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Smithville (Arkansas, United States) (search for this): chapter 81
ur men, of the Eleventh Missouri cavalry, and Captain T. J. Majors and forty men, of the First Nebraska cavalry, together with eight men of the Fourth Arkansas infantry, to attack the camp of Colonel Freeman, then supposed to be encamped on the Smithville road, about twenty-five miles from this point. On my arrival at the point designated, I found that the camp had broken up, and that Colonel Freeman had moved with his command northwardly. I then, upon consultation with Captain Majors, determined to follow him, and attack him wherever I might find him. In accordance with this determination, I moved the command through Smithville to a point on Spring River, known as the Widow Marshall's, where I received the first definite information of the whereabouts of the enemy's forces, he having left that point the same day, and moved up Spring River, westwardly, to a point known as Morgan's Mill, near the mouth of Martin's Creek. Finding that the men were fatigued, and that my horses were n
Missouri (Missouri, United States) (search for this): chapter 81
Doc. 79.-attack on Freeman's band. Lieutenant-Colonel Stephens's report. headquarters detachment Eleventh cavalry, Missouri volunteers, Batesville, Arkansas, February 10, 1864. Captain: I have the honor to report that, in obedience to a special order issued from the Headquarters District of East-Arkansas, dated February seventh, 1864, I moved the same day with a detachment of the Eleventh Missouri cavalry and First Nebraska cavalry, consisting of four officers and sixty-four men,ngaged in the action being killed, wounded, or missing. The following is the recapitulation, as near as could be ascertained, from the sources of information left open to me after the fight: Killed, Private Dean, company F, Eleventh cavalry, Missouri volunteers; wounded, four; missing, twenty-three. Of these, twenty are from the Eleventh Missouri cavalry, and three from the Fourth Arkansas infantry. My thanks are due to the men under my command, with a few cowardly exceptions, for the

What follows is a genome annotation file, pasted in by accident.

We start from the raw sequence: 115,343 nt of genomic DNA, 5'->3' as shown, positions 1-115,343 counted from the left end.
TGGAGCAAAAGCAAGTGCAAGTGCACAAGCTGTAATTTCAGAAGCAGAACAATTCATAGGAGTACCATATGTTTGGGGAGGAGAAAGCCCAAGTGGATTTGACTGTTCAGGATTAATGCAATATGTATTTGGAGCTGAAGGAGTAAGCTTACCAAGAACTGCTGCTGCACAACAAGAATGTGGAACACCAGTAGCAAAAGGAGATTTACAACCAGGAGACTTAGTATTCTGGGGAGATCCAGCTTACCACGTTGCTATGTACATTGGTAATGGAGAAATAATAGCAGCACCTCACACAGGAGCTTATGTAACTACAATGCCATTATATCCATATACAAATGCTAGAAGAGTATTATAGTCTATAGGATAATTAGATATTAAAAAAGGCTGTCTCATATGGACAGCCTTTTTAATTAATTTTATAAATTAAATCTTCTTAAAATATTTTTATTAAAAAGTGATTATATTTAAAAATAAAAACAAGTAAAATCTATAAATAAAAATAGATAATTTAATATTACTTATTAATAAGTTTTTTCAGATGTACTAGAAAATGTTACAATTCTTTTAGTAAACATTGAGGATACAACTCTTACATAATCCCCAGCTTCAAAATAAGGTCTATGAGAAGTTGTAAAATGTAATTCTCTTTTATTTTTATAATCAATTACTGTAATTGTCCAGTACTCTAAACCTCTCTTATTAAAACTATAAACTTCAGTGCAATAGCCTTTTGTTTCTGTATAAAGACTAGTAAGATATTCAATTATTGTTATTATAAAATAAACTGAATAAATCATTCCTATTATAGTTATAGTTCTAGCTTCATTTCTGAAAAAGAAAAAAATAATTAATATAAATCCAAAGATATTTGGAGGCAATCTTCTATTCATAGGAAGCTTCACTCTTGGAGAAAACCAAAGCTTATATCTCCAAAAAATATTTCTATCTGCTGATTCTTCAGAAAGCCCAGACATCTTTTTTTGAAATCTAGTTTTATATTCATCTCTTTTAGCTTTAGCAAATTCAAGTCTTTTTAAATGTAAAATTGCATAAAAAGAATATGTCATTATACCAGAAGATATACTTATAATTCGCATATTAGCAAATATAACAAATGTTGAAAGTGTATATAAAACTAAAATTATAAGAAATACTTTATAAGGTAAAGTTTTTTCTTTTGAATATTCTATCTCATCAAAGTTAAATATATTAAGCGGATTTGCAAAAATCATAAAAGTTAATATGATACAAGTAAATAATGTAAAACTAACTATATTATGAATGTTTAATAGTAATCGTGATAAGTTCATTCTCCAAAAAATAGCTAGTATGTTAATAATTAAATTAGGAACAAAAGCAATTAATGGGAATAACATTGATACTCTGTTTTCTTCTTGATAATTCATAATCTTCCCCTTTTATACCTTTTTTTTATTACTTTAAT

Napoleon (Arkansas, United States) (search for this): chapter 81
Doc. 79.-attack on Freeman's band. Lieutenant-Colonel Stephens's report. headquarters detachment Eleventh cavalry, Missouri volunteers, Batesville, Arkansas, February 10, 1864. Captain: I have the honor to report that, in obedience to a special order issued from the Headquarters District of East-Arkansas, dated Febe river at Walker's Ford, twelve miles west of the scene of action, unmolested by the enemy, and hearing nothing of Captain Majors, took up my line of march for Batesville, where I arrived without further loss. For an account of the part taken by Captain Majors in this action, [ beg leave to respectfully refer to his report, but fficer of the district, in order that he may receive the promotion due him for his gallant services during this action. I am, Captain, very respectfully, your obedient servant, John W. Stephens, Lieut.-Colonel Eleventh Cavalry, Commanding Detachment. Captain H. C. Fillebrown, Assistant Adjutant-General, Batesville, Arkansas.
Salem (Massachusetts, United States) (search for this): chapter 81